Deaths from bowel cancer will drop substantially if people use self-testing kits that are being sent to people in their 60s, a British charity said on Tuesday. Bowel cancer is the second most deadly form of cancer in Britain.
Cancer Research UK said there would be up to 20,000 fewer deaths over the next 20 years if 60 percent of those eligible for bowel screening go ahead with the test.
Testing kits are being sent to men and women aged 60-69 under a bowel cancer screening programme being rolled out by the National Health Service.
According to researchers, if there were to be an 80% adoption of the testing kits, that itself would lead to up to 25,000 fewer deaths from the disease.
The figures — based on a pilot of the screening programme and predictive scientific modelling — are being used to promote Cancer Research’s “Screening Matters” campaign.
It aims to encourage an extra three million people eligible for breast, cervical and bowel screening programmes to take part.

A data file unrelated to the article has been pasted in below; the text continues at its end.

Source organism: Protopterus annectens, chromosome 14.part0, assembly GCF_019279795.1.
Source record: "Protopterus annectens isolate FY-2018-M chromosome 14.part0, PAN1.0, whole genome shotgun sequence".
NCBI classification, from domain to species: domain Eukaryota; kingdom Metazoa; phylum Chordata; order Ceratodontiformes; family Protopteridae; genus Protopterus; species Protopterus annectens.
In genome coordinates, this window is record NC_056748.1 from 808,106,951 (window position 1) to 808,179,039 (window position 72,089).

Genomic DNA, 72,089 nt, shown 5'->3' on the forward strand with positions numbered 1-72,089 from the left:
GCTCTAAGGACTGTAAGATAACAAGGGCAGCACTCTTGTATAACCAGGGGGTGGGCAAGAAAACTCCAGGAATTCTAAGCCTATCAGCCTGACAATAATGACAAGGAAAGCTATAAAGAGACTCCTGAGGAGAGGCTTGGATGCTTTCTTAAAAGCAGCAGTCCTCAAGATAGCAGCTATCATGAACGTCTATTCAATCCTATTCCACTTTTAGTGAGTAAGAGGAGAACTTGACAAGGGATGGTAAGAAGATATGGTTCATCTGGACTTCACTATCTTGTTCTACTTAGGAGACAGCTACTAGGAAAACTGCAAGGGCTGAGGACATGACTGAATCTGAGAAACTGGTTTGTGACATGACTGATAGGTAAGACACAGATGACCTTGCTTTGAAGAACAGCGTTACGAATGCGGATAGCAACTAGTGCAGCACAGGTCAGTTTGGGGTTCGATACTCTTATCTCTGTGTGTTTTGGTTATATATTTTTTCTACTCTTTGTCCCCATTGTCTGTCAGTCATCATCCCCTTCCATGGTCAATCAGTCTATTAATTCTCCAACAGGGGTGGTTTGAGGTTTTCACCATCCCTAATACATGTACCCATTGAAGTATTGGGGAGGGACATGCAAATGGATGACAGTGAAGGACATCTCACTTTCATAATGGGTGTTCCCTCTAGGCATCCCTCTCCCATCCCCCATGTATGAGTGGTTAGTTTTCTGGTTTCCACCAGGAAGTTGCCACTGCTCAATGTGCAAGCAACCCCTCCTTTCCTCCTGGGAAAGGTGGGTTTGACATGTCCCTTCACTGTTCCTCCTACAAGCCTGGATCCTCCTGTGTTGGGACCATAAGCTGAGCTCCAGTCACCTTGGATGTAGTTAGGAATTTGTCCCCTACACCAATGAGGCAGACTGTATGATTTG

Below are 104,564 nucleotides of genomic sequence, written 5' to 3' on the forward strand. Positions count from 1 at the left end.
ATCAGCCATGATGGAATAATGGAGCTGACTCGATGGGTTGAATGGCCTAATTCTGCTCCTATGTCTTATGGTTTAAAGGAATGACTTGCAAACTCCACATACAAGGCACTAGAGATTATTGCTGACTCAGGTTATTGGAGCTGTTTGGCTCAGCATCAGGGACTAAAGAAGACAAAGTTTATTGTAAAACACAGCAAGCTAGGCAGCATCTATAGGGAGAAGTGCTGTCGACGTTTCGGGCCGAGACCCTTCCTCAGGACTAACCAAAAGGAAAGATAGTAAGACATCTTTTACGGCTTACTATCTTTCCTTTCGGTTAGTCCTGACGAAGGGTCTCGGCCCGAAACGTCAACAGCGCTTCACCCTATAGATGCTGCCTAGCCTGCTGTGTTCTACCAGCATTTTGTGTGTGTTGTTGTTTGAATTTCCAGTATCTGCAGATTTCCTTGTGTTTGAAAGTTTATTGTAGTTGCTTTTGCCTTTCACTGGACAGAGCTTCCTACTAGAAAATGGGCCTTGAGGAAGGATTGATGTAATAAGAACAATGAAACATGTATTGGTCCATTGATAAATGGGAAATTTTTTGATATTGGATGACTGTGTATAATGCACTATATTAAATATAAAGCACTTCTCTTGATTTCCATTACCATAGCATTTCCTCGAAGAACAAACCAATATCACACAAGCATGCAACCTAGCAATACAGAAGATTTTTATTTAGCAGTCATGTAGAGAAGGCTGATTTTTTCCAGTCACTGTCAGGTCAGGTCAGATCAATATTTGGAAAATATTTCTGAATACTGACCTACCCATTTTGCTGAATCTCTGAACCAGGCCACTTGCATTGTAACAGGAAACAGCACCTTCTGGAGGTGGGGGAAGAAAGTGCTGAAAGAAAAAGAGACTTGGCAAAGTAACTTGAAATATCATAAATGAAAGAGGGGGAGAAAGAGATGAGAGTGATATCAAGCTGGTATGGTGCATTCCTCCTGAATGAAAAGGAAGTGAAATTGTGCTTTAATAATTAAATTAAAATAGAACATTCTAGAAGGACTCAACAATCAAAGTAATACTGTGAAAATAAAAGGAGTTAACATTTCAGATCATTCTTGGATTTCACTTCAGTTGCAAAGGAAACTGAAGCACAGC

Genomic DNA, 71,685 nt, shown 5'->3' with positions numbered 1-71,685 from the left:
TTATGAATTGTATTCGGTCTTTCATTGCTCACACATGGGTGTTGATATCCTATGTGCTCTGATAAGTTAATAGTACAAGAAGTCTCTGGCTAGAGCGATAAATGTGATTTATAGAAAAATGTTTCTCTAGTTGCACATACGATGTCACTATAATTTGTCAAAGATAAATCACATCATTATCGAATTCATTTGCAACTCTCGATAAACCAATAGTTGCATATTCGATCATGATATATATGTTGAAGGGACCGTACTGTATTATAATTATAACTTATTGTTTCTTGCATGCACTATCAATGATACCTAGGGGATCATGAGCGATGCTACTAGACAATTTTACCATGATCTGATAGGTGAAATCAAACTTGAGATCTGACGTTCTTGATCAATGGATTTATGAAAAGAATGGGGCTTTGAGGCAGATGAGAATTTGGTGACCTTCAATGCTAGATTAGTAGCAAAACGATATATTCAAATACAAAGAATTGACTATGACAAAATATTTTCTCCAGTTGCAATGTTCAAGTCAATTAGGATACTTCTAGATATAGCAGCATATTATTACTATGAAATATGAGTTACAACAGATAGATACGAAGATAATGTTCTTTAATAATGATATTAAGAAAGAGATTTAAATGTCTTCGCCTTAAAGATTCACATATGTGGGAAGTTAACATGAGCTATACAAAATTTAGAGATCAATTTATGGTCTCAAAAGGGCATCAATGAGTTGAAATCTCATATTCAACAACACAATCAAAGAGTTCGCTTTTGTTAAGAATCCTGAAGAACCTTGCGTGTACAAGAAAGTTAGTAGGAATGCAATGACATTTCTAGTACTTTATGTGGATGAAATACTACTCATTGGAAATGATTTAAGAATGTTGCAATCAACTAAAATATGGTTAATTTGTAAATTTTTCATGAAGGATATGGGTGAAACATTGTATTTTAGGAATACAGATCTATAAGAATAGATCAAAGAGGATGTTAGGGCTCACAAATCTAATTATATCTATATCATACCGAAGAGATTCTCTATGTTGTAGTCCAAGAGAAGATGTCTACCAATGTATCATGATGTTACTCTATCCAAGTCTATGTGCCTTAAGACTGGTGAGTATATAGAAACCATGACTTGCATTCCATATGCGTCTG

Around 35,000 cases of bowel cancer are diagnosed each year in Britain and more than 16,000 people die from the disease.
The self-test kit allows people to take faecal samples in their own home and send them off for testing. If any blood is found, they are invited for a colonoscopy. The test should be repeated every two years.
Matthew Wright, a presenter of Britain’s Channel 5 television chat show “The Wright Stuff” and patron of the Bobby Moore Fund for Cancer Research UK, supports the drive.
“Bowel cancer has torn through my family, taking both my father and grandfather. The bowel cancer screening programme is a fantastic opportunity for people to be checked. It is a simple test, easy to do in your home and a way of putting your mind at rest,” he said.